More democratization of advanced technology is inevitable

If the head of sales or other business at your company these days is not talking about artificial intelligence, it’s time to ask why – and get them to work. We are running out of excuses when it comes to the transition to advanced transformational technologies. Solutions such as artificial intelligence are now readily available, and businesses no longer need to make significant investments to stay ahead in today’s digital economy. It is also impossible to do business without transformative digital technology. It is only a matter of freedom, education and evangelization of the new horizons that these technologies open up for business.

Photo: Joe McEndrick

Automation takes us there. John Roose, global technology director at Dell Technologies, says transformative digital technology is now a necessity, but there is simply not enough people to keep the enterprise competitive in the 2020s. “It’s a problem of scale,” he explained in a recent interview published by the MIT Technology Review. “Without stand-alone operations, it becomes impossible to keep up with the growing opportunity to grow into a digital business using only human effort.”

The choice is clear, he adds: to meet the demands of greater IT capacity, “we could try to hire more people exponentially, or we could do it another way, which is to divide work between people and machines in a more creative and efficient way ». The good news, Rose continues, is that “you don’t have to go ahead in digital format in your feature set. You don’t need a giant data science team. You don’t need to develop your own software. You don’t need to build your own infrastructure. You you can consume it from any number of supply sources that actually give you very advanced and almost turnkey results for many situations.

This also applies to the size of IT teams, he continues. “In terms of infrastructure, today a company that has a small IT organization but uses stand-alone operations can deliver a much larger, more scalable infrastructure.” In addition, modern IT teams “can expand additional capabilities, can have a multi-cloud strategy and can do so faster and better than the giant organization of experts two years ago.”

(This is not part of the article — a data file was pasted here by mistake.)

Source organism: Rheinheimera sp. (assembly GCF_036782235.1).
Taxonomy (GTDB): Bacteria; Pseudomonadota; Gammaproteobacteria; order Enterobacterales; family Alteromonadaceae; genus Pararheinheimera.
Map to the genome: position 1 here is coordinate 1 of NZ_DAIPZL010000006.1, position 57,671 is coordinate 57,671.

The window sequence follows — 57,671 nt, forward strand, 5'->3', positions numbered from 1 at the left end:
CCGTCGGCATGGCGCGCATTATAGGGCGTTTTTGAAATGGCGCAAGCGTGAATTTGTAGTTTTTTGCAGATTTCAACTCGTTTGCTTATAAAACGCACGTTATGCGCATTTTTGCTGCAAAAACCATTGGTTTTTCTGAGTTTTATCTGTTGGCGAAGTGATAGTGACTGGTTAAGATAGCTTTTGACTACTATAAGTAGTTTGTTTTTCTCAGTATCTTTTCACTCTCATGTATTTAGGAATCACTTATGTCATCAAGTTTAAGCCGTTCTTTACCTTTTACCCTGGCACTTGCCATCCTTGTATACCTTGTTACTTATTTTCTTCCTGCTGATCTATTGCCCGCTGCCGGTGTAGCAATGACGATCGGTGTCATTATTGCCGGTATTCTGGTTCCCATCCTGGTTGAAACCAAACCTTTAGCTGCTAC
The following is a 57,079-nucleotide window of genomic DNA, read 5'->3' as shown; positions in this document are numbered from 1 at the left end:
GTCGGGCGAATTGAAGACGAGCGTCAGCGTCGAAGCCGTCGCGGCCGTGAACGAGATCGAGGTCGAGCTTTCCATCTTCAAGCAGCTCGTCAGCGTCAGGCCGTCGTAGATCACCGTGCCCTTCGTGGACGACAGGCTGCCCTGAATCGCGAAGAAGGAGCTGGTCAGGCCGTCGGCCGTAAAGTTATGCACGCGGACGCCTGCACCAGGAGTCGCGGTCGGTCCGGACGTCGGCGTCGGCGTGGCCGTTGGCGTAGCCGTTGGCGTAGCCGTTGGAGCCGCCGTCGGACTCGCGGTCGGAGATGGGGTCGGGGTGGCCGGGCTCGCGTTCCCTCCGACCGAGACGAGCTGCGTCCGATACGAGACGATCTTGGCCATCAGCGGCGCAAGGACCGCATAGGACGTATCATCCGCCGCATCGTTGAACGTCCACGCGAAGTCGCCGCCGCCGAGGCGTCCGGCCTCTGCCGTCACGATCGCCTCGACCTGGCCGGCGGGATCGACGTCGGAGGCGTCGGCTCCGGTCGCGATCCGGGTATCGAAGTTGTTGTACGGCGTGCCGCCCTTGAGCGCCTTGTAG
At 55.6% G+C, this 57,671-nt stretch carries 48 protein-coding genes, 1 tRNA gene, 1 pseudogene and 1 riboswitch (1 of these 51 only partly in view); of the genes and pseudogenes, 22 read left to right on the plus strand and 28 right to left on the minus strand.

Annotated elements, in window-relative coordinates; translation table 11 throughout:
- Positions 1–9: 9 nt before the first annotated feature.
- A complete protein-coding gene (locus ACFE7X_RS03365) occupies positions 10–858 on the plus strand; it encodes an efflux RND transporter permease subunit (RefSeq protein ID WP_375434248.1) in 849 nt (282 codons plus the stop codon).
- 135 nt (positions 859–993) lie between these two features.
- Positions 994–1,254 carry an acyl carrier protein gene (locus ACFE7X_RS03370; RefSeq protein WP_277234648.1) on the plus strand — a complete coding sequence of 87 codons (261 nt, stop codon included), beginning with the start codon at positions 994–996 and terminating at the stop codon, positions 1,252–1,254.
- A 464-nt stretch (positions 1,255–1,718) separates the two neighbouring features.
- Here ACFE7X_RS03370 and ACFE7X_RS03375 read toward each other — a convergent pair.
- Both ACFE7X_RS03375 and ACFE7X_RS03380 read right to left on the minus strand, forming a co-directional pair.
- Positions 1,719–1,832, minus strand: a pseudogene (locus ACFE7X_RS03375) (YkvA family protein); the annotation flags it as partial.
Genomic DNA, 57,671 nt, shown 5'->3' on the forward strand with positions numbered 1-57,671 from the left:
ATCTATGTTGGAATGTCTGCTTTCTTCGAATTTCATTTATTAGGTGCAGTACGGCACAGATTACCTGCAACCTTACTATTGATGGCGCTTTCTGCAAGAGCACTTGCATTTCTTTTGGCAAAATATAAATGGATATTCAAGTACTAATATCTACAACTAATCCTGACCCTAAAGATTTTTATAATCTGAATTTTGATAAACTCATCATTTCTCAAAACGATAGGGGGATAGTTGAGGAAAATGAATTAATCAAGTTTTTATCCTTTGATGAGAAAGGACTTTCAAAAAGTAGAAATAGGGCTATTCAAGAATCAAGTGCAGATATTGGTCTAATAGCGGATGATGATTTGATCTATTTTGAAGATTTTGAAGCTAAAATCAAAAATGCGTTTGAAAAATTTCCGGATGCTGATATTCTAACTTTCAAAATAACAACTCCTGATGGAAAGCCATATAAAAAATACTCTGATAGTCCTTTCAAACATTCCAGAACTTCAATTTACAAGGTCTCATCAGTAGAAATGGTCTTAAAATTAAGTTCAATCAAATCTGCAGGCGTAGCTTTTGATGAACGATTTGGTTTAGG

The last two years have seen “a shift towards smarter systems, more autonomy, different consumption patterns,” says Rose. This paves the way for the democratization of technology. “A few years ago, to successfully implement a digital transformation, you had to do most of the work. There were no turnkey products available. Companies weren’t necessarily set up to do it for you in a way that was easy to consume without a huge experience in your company.”

As a result, everyone is involved in making technological decisions and implementing them. For example, nowadays you can often hear the head of sales talking about AI. “If this is not happening in your company, you should probably ask why. Because sales are a relationship between you and your customer, but there is a third party who can help you – and this third party – it’s data and artificial intelligence which can give you a better idea and be more context – sensitive and more responsive to the customer. “

Rose adds that “it’s fascinating to see how these technical terms, such as artificial intelligence and machine learning and autonomous operations, are now part of the business dialogue. I think most business leaders understand that there is a third party in a relationship.” It’s not just them and their customers, it’s the technology they use that can ultimately change the economy and productivity of their part of the business, whether it’s sales or services, engineering or IT. ”

Just a couple of years ago, advanced technology, such as artificial intelligence, was a province of companies with large resources and talented employees. “They had to be able to master the talents to really develop their own technology or be really in the weeds,” Roose says. “It was a“ have and don’t have ”scenario. Moving forward to today, it’s clear that we still need smart people. But now companies with much smaller groups of software developers using low-code applications as well as containerization tools and automation, can develop really interesting software.

So, “instead of having a giant data science team to develop your entire chain of tools, a much smaller data science team and think tank can actually use the platforms and capabilities that exist,” Roose explains. In addition, these platforms allow smaller teams to “do a job almost better than what companies could have done two years ago”.

With the democratization of advanced technologies, the successful introduction of digital technologies must be linked to human-machine partnerships. “The scale of the digital transformation exceeds the human capabilities of your IT organizations and the budget you should only use for human effort,” Rose says. “It inevitably leads you to find ways to move work into autonomous systems, into infrastructure, into technology, so that this scarce human resource can still keep pace with high-level goals.”

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